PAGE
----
THE WASHINGTON POST – Like any great country songwriter, Ashley McBryde knows how to squeeze copious human drama into a pithy tune. On her new album, Never Will, the living spaces are packed extra tight.
There’s a teenager stuck in a mobile home, straining to dream of a bigger future. There’s a grandmother dying in a hospital room overcrowded with beeping machines and people who won’t shut up.
There’s an emotionally distant father who, after saying grace, fills the dining room with a paralysing silence. The more claustrophobic the setting, the higher the stakes. When McBryde asks an adulterer to ponder the cosiness of a freshly dug grave, it almost counts as comic relief.
The album starts in a trailer park with Hang In There Girl, where McBryde is cheering for a girl – “about 15, grey sweatpants” – who needs to survive her adolescence before she can bother to dream of what comes after.
McBryde makes the guitars do Mellencampy things, but they quiet down during the titular refrain, which shimmers like a Fleetwood Mac song being played on digital harpsichords in paradise. It’s one of the few times her music takes us by surprise.
Most everywhere else, the instrumentation stays traditional, so as not to siphon any suspense from the story lines.
McBryde is resourceful with tempo, too. During One Night Standards, she’s chatting up some stranger at closing time, but the music’s measured pace tells us she’s as patient as she is lonely as she is sober. “Can’t you just use me like I’m using you?” she asks over that disenchanted rhythm.
Then she glances into her immediate future with a somersaulting rhyme: “How it goes is: Bar closes, there’s no king bed covered in roses, just a room without a view/ I don’t want a number you ain’t gonna answer, let’s just stick to the one-night standards.” Does honesty get more brutal than that?
It does. Shut Up Sheila is the song set in the hospital, but thankfully Sheila isn’t the grandma in extremis. She’s a God-fearing interloper – maybe a neighbour or someone’s new fiancé – offering unsolicited advice to a stressed-out family as they prepare to grieve their matriarch.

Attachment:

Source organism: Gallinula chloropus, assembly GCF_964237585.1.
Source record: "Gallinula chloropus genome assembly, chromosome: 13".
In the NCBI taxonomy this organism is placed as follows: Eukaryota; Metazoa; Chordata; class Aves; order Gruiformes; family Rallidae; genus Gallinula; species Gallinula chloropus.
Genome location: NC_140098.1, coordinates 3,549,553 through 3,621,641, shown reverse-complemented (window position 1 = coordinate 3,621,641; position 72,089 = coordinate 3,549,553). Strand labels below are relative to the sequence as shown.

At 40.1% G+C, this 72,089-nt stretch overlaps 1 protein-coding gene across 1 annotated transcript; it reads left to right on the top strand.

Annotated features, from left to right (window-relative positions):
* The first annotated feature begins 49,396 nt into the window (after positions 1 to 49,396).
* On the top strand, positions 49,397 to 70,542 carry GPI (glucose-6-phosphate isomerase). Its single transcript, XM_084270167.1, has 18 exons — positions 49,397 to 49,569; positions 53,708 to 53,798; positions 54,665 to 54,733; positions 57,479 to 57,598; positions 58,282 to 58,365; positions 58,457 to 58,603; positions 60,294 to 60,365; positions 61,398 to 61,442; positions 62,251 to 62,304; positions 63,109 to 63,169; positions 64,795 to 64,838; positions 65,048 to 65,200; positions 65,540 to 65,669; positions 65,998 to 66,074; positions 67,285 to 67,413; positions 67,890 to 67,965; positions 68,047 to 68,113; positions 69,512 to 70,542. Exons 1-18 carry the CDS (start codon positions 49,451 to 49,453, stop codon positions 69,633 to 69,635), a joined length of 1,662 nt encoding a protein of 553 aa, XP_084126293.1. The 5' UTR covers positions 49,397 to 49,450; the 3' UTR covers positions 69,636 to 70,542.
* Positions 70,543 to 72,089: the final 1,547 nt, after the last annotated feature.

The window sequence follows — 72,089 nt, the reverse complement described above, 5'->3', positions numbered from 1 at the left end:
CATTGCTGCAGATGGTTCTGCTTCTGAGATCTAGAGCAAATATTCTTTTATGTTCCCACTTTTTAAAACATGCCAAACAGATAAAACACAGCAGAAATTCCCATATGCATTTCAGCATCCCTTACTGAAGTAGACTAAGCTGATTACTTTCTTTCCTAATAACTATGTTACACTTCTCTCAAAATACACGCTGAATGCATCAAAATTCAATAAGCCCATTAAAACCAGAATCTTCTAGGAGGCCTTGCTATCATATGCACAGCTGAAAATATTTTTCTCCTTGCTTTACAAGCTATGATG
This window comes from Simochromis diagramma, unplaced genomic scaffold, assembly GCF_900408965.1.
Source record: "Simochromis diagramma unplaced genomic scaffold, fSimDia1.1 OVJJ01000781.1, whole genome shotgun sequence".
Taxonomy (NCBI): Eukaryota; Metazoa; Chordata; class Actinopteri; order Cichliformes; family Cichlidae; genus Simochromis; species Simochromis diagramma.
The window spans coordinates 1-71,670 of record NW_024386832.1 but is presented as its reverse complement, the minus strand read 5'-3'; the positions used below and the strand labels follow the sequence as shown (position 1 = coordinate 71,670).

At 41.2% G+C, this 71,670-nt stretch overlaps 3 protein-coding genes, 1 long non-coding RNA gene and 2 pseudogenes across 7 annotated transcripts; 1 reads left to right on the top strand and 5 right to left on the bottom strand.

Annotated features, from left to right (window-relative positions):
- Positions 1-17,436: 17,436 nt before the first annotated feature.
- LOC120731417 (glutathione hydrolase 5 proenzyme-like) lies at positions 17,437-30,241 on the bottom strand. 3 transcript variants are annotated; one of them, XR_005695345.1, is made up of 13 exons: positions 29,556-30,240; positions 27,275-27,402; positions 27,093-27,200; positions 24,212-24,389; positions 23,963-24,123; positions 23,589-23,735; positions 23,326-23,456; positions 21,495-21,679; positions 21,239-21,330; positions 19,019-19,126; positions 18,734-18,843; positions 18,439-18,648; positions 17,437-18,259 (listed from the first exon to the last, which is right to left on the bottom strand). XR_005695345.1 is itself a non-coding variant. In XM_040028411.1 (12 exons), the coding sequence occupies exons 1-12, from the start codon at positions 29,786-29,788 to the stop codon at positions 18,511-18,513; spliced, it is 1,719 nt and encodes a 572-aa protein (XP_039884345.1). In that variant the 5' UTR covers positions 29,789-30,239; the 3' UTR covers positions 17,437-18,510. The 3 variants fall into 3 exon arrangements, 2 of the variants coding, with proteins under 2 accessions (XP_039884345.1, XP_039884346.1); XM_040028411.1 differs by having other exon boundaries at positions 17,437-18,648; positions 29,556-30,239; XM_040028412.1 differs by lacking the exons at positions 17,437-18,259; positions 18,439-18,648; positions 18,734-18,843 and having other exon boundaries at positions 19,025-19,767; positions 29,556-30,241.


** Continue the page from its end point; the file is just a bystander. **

While an acoustic guitar glints dis-creetly in the background, McBryde loses her temper with Sheila in the third line: “Why don’t you and Jesus take a walk down the hallway?”
During Stone, she frames that short fuse as something she inherited from a taciturn father – and then she lights it with Martha Divine, a song aimed directly at that philandering dad’s secret girlfriend. “I’ve got this feeling,” McBryde sings, “and I’ve got this shovel.” Yes, that’s an absolutely lethal opening line, but where’s the benefit of the doubt? How do we know Mrs Divine hasn’t applied McBryde’s “one night standards” to the singer’s father, using him the same way he’s using her?
Alas, this is a country album, not a morality puzzle – and if we’re actually keep-ing score, McBryde’s lyrics almost always stick up for the wounded, the flawed, the lonesome and the misunderstood.
The only cut that doesn’t fully check out is Styrofoam, a song that prioritises the coldness of today’s worldover the habitability of tomorrow’s planet.
From a hard-truth-teller like McBryde, it sounds, should we say, uncharacteristically sociopathic? But there’s a backstory. Styro-foam was written by the late Randall Clay, a songwriter who helped pen three of the best songs on McBryde’s previous album, Girl Going Nowhere.
Here, McBryde is memorialising a lost friend, singing waggish lyrics in gracious tones. Plus, when Clay sang Styrofoam in his scorched twang, he sounded like he was having a laugh at humanity’s impending doom. McBryde’s delivery is too bright for any dark humour to land. Instead of a wink, there’s something else in her eye.